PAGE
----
These expenditures were revealed in The Managment Group’s second amended cross-complaint against the actor.
Johnny Depp’s former business managers were told by the court to reframe their arguments about the actor’s spending, and in doing so they’ve added new details about his credit card expenses.
Depp charged more than $500,000 in rental fees for storage warehouses that hold his Hollywood collectibles, $17,000 in handbags and luggage at Prada and $7,000 for a Keeping Up With the Kardashians couch as a gift for his daughter, Lily-Rose, TMG claims.
These expenditures have come to light in The Management Group’s second amended cross-complaint against the actor, the latest filing in a heated legal battle that began in January when Depp sued TMG for $25 million.
In the filing, the managers also say Depp’s employees on his private island in the Bahamas racked up about a million dollars in charges related to the island’s expenses — and they had to pay off a large balance after the actor stopped making payments on the card.
“After terminating TMG in mid-March 2016, Depp continued to make the minimum payments on the CNB Visa card for a time but then refused to pay anything further, forcing TMG to pay off the approximately $55,000 that was still owing on the CNB Visa card,” writes attorney Michael Kump. “All charges on the CNB Visa card are undisputedly charges that were incurred on Depp’s behalf similar to, and/or including, the exemplar purchases discussed above. Depp knows all of these expenses were incurred by and/or on his behalf, but simply refuses to pay his debts.”
The central dispute is whether Depp’s currently dire financial state is the firm’s doing or his own — and each side is asking the court for a ruling to that effect.
The actor is asking the court for declaration “(a) that any purported agreement between him and TMG is voidable, invalid, and unenforceable, (b) that he is entitled to disgorgement and restitution of all fees paid to TMG, and (c) that TMG is not entitled to a ‘reasonable fee’ for legal services as a result of their violations of the California Rules of Professional Conduct.”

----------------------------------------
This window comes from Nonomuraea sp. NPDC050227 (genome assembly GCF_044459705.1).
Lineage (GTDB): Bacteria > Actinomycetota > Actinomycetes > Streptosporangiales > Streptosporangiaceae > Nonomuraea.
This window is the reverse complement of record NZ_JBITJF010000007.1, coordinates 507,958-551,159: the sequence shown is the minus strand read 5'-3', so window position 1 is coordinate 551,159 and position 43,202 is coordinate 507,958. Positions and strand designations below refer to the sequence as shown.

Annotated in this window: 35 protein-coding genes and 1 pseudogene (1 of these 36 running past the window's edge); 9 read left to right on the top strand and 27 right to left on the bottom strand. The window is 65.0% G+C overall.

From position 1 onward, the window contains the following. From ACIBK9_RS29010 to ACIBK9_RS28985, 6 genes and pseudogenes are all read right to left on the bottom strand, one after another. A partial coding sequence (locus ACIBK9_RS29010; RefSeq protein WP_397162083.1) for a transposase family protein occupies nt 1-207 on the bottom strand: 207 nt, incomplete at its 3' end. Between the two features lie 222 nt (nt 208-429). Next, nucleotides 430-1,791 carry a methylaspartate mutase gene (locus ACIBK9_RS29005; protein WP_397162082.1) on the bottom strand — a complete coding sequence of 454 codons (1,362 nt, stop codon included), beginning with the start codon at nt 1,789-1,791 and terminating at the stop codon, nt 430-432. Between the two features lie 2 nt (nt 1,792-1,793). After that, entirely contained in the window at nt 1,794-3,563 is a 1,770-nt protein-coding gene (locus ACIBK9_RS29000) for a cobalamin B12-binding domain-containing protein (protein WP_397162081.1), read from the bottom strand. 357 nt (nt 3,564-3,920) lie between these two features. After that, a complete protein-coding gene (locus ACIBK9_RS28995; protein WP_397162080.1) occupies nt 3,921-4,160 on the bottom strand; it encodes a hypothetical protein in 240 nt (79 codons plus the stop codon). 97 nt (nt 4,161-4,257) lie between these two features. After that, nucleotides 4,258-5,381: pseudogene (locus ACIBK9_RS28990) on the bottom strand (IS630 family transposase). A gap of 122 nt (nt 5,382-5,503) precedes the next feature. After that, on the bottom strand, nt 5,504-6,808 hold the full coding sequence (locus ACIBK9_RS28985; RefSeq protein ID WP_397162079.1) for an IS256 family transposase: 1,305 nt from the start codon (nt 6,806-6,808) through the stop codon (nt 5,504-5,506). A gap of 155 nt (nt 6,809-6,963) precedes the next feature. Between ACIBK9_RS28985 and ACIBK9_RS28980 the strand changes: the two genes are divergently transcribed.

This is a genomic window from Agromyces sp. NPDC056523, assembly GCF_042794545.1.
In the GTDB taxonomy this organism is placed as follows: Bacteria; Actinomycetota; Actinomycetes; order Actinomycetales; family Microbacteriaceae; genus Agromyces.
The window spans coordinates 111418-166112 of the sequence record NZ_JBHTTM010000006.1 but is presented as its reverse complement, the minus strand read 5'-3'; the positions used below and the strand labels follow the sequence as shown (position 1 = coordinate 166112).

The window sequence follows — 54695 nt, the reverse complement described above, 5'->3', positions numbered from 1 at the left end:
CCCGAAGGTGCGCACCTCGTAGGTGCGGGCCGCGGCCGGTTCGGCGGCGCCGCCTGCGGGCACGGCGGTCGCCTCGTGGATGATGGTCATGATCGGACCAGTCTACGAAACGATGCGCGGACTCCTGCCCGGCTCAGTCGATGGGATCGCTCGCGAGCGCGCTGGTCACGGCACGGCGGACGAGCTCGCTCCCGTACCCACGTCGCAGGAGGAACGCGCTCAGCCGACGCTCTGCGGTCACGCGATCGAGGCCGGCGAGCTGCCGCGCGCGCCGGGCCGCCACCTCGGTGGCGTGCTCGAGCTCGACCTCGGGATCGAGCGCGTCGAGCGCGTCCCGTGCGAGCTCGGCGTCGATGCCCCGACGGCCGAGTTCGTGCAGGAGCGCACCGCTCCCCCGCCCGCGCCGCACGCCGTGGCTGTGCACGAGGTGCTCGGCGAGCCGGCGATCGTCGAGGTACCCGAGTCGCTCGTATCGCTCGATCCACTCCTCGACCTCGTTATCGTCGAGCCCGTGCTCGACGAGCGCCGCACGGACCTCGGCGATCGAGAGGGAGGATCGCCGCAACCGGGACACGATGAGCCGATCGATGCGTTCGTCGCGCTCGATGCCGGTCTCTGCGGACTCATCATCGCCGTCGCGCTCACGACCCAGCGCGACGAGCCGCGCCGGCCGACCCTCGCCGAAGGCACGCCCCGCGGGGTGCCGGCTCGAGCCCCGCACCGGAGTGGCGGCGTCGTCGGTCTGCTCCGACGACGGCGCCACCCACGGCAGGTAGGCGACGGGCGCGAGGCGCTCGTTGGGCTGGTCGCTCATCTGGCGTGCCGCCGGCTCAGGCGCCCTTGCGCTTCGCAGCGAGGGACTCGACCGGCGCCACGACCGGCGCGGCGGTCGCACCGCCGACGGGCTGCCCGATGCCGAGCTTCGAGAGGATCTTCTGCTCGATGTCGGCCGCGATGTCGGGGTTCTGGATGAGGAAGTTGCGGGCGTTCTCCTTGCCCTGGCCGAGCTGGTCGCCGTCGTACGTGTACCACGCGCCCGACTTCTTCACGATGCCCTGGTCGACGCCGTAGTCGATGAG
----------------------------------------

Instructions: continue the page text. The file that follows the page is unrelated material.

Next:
TMG has amended the complaint to make its request for declaratory relief a mirror image of Depp’s. They’re asking the court to declare “(a) that there exists a valid and enforceable agreement between TMG, on the one hand, and Depp and his loan out corporations, on the other hand, for professional services and payment of 5% of Depp’s gross revenues, (b) that neither Depp nor his corporations are entitled to disgorgement and/or restitution of any fees paid to TMG, and (c) that in the event there is finding that the California Rules of Professional Conduct apply here and there has been a violation thereof (which TMG denies), then TMG is entitled to a ‘reasonable fee.'”
TMG also says it has learned through discovery the identities of the people to whom the actor claims his former business managers lent nearly $10 million of his money without his knowledge or permission. Their identities are redacted from the amended complaint — which TMG claims is to keep Depp from looking “ridiculous” because he’s still close with two of them.
“Depp would attempt to have the world believe that TMG acted improperly at the same time he is still employing these two individuals in important, high-level positions even after they supposedly took well over $7 million in unauthorized distributions,” writes Kump. “Of course, this is not the case and Depp knows it.”
Kump on Thursday sent The Hollywood Reporter a statement about the amended cross-complaint and the information in it that’s not publicly shared. “Depp’s exorbitant spending remains at the center of this case,” he says. “The cross-complaint is being redacted because Depp is doing everything in his power to hide the identity of the friends and family to whom TMG supposedly distributed money without his authorization. Depp knows how ridiculous he will look when these false allegations are publicly disclosed.”
Depp’s attorney Adam Waldman sent THR a statement Thursday evening. “Today, the Mandels defied Judge Beaudet’s previous order to strike their ‘allegations’ that are nothing more than another attempted character assassination of Mr. Depp,” he says. “It is their latest desperate act, but it will not save the Mandels from the consequences that are coming in this fraud case.”
The amended cross-complaint posted in full below.